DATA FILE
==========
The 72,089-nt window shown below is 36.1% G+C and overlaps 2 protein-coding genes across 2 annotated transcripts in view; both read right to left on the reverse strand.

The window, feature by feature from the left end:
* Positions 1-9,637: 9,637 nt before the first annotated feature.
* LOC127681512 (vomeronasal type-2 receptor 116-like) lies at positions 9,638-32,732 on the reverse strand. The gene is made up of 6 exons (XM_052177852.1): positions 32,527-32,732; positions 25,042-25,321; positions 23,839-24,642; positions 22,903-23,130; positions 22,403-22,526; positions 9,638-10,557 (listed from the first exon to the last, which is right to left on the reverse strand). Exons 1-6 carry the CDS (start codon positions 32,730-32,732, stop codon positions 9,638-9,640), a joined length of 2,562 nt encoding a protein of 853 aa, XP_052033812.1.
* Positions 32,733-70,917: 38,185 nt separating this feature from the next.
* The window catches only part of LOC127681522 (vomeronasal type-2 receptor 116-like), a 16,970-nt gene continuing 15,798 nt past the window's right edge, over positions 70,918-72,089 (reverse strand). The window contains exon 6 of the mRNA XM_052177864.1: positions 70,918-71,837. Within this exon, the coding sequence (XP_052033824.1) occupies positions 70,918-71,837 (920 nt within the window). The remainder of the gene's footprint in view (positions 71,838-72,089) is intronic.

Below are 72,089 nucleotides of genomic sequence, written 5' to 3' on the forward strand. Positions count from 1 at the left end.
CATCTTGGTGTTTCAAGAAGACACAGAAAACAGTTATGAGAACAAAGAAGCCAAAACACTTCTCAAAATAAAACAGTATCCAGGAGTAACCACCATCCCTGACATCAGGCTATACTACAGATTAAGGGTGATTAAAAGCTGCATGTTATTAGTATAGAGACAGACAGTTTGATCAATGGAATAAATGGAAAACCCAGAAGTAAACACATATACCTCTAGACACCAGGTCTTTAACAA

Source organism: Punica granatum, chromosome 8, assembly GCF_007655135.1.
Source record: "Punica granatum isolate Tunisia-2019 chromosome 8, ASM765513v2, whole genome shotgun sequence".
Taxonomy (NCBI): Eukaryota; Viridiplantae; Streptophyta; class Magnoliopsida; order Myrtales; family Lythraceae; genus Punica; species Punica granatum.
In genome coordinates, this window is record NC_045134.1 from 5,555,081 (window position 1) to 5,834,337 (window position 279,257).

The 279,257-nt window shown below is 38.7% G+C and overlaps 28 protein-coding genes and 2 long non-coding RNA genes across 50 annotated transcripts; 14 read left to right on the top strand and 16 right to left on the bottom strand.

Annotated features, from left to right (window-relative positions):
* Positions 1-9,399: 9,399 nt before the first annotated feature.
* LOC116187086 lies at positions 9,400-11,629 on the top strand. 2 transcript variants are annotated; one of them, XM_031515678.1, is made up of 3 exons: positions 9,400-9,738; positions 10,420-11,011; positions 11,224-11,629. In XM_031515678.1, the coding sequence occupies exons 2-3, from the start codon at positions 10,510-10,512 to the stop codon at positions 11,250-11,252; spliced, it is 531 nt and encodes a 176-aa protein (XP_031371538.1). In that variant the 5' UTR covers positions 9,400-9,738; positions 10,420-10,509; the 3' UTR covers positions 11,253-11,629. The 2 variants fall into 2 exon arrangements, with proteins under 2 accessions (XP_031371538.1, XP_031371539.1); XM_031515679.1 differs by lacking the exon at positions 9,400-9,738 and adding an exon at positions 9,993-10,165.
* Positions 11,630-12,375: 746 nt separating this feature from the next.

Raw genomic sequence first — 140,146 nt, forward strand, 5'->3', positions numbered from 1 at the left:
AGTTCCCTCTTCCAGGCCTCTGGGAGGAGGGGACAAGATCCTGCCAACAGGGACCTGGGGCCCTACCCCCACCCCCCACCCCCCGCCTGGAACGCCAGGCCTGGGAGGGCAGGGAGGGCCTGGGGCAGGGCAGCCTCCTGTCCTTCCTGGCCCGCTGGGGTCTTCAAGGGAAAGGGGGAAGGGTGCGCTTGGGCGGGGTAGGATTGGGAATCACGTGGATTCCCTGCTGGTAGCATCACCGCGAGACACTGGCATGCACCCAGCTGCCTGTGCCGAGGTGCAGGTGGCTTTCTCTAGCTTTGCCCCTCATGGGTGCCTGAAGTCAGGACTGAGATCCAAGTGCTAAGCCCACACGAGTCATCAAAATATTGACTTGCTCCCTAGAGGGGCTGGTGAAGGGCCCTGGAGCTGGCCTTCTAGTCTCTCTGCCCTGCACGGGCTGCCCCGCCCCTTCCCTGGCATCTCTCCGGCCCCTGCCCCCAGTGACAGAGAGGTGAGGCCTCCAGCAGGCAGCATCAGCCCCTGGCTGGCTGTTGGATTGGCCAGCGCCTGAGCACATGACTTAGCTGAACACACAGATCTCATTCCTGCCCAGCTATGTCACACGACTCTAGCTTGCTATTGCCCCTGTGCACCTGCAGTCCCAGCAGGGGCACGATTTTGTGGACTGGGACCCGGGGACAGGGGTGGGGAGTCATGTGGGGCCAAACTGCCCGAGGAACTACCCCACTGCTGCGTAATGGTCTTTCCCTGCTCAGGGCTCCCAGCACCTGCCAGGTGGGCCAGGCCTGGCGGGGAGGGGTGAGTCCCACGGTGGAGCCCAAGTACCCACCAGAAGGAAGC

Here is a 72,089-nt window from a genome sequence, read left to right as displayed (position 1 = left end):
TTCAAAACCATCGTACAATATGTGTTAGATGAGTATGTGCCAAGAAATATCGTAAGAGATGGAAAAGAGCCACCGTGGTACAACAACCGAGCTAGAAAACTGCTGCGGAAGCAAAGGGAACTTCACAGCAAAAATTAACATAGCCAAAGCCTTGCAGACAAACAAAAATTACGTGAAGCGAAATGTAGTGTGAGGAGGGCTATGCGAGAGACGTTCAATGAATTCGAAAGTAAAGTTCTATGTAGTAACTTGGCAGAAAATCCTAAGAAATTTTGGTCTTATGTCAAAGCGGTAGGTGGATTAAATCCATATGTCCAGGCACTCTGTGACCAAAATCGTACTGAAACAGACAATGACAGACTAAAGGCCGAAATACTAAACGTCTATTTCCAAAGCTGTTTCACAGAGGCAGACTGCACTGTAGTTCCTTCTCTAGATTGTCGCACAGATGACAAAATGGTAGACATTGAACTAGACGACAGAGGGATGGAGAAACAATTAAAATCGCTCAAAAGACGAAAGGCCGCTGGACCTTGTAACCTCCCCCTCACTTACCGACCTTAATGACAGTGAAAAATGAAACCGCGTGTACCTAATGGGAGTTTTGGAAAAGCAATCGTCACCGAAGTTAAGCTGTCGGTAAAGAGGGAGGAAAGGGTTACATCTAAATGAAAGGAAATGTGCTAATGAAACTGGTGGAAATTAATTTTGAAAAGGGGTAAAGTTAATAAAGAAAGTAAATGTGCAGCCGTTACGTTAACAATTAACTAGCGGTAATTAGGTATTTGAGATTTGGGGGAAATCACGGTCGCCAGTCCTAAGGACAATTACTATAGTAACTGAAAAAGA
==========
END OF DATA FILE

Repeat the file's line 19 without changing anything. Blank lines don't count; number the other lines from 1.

AGTTCCCTCTTCCAGGCCTCTGGGAGGAGGGGACAAGATCCTGCCAACAGGGACCTGGGGCCCTACCCCCACCCCCCACCCCCCGCCTGGAACGCCAGGCCTGGGAGGGCAGGGAGGGCCTGGGGCAGGGCAGCCTCCTGTCCTTCCTGGCCCGCTGGGGTCTTCAAGGGAAAGGGGGAAGGGTGCGCTTGGGCGGGGTAGGATTGGGAATCACGTGGATTCCCTGCTGGTAGCATCACCGCGAGACACTGGCATGCACCCAGCTGCCTGTGCCGAGGTGCAGGTGGCTTTCTCTAGCTTTGCCCCTCATGGGTGCCTGAAGTCAGGACTGAGATCCAAGTGCTAAGCCCACACGAGTCATCAAAATATTGACTTGCTCCCTAGAGGGGCTGGTGAAGGGCCCTGGAGCTGGCCTTCTAGTCTCTCTGCCCTGCACGGGCTGCCCCGCCCCTTCCCTGGCATCTCTCCGGCCCCTGCCCCCAGTGACAGAGAGGTGAGGCCTCCAGCAGGCAGCATCAGCCCCTGGCTGGCTGTTGGATTGGCCAGCGCCTGAGCACATGACTTAGCTGAACACACAGATCTCATTCCTGCCCAGCTATGTCACACGACTCTAGCTTGCTATTGCCCCTGTGCACCTGCAGTCCCAGCAGGGGCACGATTTTGTGGACTGGGACCCGGGGACAGGGGTGGGGAGTCATGTGGGGCCAAACTGCCCGAGGAACTACCCCACTGCTGCGTAATGGTCTTTCCCTGCTCAGGGCTCCCAGCACCTGCCAGGTGGGCCAGGCCTGGCGGGGAGGGGTGAGTCCCACGGTGGAGCCCAAGTACCCACCAGAAGGAAGC